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French Version

Suez Canal income soars to record high in 2004

Egypt's booming economic sector received more good news Monday as a Suez Canal authority official said income from canal transit fees rose 16 percent in 2004 to reach a record $3.2 billion. Suez Canal income for 2004 stood at $3.275 billion, up from 2.819 billion the previous year, the official said, adding that a total of 17,224 ships carrying 646 million tons of goods had crossed the Suez.

Tolls paid by U.S.-led coalition military ships involved in the Iraq war have boosted income over the past two years but the official said growing global trade and the use of bigger containers accounted for the 2004 increase.
The 160-kilometer canal connects the Mediterranean to the Red Sea and separates mainland Egypt from the Sinai Peninsula.

He singled out booming trade with Asian economic giants India and China as one of the main factors and pointed out that trade with Southeast Asia accounted for 40 percent of the Suez traffic.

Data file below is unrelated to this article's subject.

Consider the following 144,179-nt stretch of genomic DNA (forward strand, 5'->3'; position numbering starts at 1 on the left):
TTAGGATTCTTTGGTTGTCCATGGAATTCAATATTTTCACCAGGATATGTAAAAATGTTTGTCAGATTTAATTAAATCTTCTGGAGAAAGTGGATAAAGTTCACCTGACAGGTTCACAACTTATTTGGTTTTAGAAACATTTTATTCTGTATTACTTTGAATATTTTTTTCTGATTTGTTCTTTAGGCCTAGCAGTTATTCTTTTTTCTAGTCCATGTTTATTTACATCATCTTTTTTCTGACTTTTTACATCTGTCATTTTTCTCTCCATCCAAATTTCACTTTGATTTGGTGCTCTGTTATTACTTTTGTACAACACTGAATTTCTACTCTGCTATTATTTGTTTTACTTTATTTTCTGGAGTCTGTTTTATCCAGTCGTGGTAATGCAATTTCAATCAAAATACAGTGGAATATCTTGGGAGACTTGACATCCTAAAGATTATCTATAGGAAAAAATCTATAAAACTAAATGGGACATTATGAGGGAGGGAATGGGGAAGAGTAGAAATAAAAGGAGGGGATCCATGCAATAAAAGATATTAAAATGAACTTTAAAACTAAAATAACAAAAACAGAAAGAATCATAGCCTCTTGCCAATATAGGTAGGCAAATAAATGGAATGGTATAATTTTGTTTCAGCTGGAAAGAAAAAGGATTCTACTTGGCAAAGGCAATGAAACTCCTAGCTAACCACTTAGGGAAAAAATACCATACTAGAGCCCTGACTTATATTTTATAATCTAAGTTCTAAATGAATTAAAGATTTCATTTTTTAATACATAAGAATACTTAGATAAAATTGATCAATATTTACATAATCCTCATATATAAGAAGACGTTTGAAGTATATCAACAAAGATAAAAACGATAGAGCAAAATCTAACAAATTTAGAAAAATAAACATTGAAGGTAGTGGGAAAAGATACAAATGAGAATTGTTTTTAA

Experts have predicted that increased tolls needed to finance the expansion of the Panama Canal could affect global trading routes and favor the Suez Canal.

Lebanon's recent border problems with Syria could also boost traffic through the Suez Canal. After Lebanese commercial trucks started facing long delays at the Syrian border three weeks ago, the Lebanese government suspended all tariffs for sea shipments to ease hardships on exporters.

Egypt is in the midst of a remarkable economic renaissance. The red-hot Cairo and Alexandria Stock Exchange (CASE) has risen by 107 percent this year, buoyed by an aggressive privatization program, typified by this year's tremendously successful sell-off of petrochemical company Sidi Krier.

The government says GDP is on track for 5-percent growth this year and 6 percent in 2006, capping a remarkable turnaround from negative growth rates in 2001 and 2002.

Egypt is the third biggest economy by GDP behind Saudi Arabia and Israel in the MENA region. But like so much of the Middle East, its principle assets, oil and gas and tourism are susceptible to global economic swings.

Beirut,07 25 2005
Daniel Epps
The Daily Star
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